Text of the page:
What happened

Pioneering space tourism company Virgin Galactic (SPCE -12.69%) -- the original space-related special purpose acquisition company (SPAC) -- reported its fourth-quarter and full-year earnings last night. Its stock price promptly crashed after hours, and is down a total of 16% as of 10:35 a.m. ET on Wednesday morning.

But the news wasn't even all bad.  

So what

True, analysts expected Virgin Galactic to lose only $0.51 per share for the quarter, and Virgin Galactic actually lost $0.55, which was a disappointment. On the bright side, however, management easily beat revenue expectations with a $869,000 quarter. (Revenue expectations weren't that high to begin with -- only $340,000.)

Virgin Galactic also told investors that it "remains on track" to begin commercial space launches in the second quarter of 2023 -- just a quarter away. Considering the company's track record of promising to do X on Y date, and then delaying, and delaying, and delaying again, management's confirmation that, so far at least, everything is on track must have come as some reassurance.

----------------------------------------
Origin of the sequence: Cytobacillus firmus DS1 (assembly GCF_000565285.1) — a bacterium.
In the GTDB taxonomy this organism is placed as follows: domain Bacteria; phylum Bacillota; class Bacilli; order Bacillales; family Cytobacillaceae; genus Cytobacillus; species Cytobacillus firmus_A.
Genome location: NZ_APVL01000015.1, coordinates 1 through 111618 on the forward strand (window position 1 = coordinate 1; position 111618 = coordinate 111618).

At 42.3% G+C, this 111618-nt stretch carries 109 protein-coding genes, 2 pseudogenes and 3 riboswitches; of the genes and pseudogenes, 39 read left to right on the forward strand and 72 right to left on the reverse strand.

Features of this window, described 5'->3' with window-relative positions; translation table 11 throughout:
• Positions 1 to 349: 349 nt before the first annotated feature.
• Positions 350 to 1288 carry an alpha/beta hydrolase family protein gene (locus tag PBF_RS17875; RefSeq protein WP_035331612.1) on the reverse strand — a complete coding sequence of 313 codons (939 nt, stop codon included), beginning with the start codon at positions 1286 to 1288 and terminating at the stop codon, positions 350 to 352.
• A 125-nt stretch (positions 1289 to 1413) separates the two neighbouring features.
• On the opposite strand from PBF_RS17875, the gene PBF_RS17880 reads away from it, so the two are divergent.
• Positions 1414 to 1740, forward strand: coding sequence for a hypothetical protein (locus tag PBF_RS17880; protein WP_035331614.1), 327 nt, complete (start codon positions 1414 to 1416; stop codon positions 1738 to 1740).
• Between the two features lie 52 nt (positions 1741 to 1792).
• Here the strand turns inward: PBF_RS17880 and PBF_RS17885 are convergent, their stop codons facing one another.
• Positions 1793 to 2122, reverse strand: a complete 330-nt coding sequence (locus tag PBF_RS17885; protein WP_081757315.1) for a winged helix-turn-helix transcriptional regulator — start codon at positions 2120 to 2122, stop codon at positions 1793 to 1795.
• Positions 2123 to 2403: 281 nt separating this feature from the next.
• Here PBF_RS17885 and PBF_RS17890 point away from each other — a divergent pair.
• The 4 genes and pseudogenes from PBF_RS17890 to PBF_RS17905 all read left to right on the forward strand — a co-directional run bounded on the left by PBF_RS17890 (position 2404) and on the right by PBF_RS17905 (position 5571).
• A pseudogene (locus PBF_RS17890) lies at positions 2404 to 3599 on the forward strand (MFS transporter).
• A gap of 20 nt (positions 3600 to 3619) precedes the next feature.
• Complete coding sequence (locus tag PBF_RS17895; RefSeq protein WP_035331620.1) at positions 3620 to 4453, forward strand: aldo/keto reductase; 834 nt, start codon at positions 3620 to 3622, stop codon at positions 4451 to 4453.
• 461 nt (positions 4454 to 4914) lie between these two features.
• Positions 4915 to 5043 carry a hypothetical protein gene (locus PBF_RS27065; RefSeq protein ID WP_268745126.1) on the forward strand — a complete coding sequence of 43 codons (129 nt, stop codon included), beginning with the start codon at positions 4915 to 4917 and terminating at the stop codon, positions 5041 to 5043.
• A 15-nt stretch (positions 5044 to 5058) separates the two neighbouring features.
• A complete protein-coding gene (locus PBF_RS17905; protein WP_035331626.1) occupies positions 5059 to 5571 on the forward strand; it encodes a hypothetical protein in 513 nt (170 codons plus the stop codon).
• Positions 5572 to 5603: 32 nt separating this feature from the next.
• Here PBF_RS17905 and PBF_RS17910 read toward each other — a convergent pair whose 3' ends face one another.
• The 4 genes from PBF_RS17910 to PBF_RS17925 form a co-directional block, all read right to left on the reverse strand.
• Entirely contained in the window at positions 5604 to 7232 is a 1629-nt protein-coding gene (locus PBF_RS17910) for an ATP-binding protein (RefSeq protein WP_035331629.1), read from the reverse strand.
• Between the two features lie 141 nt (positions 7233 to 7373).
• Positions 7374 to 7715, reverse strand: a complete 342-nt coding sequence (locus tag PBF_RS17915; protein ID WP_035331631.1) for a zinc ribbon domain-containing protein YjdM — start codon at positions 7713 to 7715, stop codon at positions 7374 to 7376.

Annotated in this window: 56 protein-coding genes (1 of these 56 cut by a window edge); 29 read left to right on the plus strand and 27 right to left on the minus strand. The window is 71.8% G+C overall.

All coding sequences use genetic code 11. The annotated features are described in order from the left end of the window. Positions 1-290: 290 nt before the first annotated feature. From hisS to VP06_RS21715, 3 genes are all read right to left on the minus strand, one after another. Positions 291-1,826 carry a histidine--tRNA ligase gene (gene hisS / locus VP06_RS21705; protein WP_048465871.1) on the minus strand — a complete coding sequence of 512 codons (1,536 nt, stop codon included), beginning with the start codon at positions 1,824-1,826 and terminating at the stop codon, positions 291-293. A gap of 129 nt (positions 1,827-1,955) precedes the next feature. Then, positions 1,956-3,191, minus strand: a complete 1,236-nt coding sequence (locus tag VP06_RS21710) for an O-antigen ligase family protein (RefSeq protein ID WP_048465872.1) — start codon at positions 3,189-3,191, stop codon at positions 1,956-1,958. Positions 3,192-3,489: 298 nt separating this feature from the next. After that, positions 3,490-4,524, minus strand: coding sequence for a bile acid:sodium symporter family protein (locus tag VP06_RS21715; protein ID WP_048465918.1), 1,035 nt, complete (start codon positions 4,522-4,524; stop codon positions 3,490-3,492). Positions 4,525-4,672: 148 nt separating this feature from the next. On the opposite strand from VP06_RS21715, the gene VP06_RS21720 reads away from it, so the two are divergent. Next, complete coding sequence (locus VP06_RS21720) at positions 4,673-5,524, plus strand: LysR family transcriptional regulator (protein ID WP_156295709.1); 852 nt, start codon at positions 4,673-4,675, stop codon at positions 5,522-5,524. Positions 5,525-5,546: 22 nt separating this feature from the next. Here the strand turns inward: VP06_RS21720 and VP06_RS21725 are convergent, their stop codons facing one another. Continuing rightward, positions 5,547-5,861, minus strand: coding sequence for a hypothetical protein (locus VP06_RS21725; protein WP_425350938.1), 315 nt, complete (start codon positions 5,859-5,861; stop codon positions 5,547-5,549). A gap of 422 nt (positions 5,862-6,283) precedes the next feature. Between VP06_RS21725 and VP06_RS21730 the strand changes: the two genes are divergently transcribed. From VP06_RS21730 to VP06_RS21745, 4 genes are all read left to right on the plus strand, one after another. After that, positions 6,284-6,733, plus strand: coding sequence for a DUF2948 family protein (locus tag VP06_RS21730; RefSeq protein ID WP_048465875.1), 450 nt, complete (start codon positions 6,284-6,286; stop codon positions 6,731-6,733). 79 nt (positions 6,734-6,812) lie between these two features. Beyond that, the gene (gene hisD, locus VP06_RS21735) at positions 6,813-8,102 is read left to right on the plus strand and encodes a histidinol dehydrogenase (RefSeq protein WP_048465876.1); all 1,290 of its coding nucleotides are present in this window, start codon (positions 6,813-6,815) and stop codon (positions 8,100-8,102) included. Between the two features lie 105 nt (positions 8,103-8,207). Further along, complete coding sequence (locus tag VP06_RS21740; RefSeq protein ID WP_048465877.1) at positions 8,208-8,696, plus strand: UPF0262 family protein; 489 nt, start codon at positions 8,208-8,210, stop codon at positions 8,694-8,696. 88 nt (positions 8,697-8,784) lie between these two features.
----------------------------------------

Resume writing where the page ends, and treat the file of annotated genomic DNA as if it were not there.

And yet the stock is down regardless.

Now what

So why is Virgin Galactic stock tumbling, and should investors expect it to continue falling, or recover?

Well, consider: Over all of 2022, Virgin Galactic racked up $500 million in losses, with selling, general, and administrative expenses rising -- and research and development costs more than doubling -- even as revenue dropped 30%. In order for Virgin Galactic to reverse its slide, this space stock simply must start getting its spaceplanes in the air, fully loaded with paying space tourists, and flying them as often as humanly possible, to try to generate some revenue to offset its staggering expenses.

But even at the highest advertised ticket price of $450,000 per space ride, Virgin Galactic can only expect to generate revenue of $2.7 million per flight. (And even then, only after first working through its supply of tickets sold at $250,000 or less, which will generate revenue of just $1.5 million per flight.)

At the higher price, Virgin Galactic will need to fly at least 185 times a year to offset its losses, while the cheaper flights must fly 333 times a year. All of which means that it's going to be a long time before Virgin Galactic ever sees a profit -- analysts say 2028 at the earliest. That's a long time to ask investors to wait.  

And judging from what's happening to Virgin Galactic's stock price today, they're just not interested in waiting anymore.